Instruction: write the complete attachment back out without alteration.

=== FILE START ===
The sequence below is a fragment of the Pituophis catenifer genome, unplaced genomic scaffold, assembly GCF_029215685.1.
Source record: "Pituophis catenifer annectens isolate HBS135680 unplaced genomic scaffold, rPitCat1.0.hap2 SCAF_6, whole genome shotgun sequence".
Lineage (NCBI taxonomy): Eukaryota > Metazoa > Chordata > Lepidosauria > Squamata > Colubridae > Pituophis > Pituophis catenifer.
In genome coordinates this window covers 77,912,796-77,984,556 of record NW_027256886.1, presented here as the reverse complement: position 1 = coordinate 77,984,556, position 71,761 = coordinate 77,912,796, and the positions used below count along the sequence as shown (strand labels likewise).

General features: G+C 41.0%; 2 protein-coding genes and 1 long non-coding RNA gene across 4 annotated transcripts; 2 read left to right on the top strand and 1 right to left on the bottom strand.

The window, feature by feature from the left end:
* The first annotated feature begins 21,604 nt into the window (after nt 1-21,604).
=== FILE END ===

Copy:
The sequence below is a fragment of the Pituophis catenifer genome, unplaced genomic scaffold, assembly GCF_029215685.1.
Source record: "Pituophis catenifer annectens isolate HBS135680 unplaced genomic scaffold, rPitCat1.0.hap2 SCAF_6, whole genome shotgun sequence".
Lineage (NCBI taxonomy): Eukaryota > Metazoa > Chordata > Lepidosauria > Squamata > Colubridae > Pituophis > Pituophis catenifer.
In genome coordinates this window covers 77,912,796-77,984,556 of record NW_027256886.1, presented here as the reverse complement: position 1 = coordinate 77,984,556, position 71,761 = coordinate 77,912,796, and the positions used below count along the sequence as shown (strand labels likewise).

General features: G+C 41.0%; 2 protein-coding genes and 1 long non-coding RNA gene across 4 annotated transcripts; 2 read left to right on the top strand and 1 right to left on the bottom strand.

The window, feature by feature from the left end:
* The first annotated feature begins 21,604 nt into the window (after nt 1-21,604).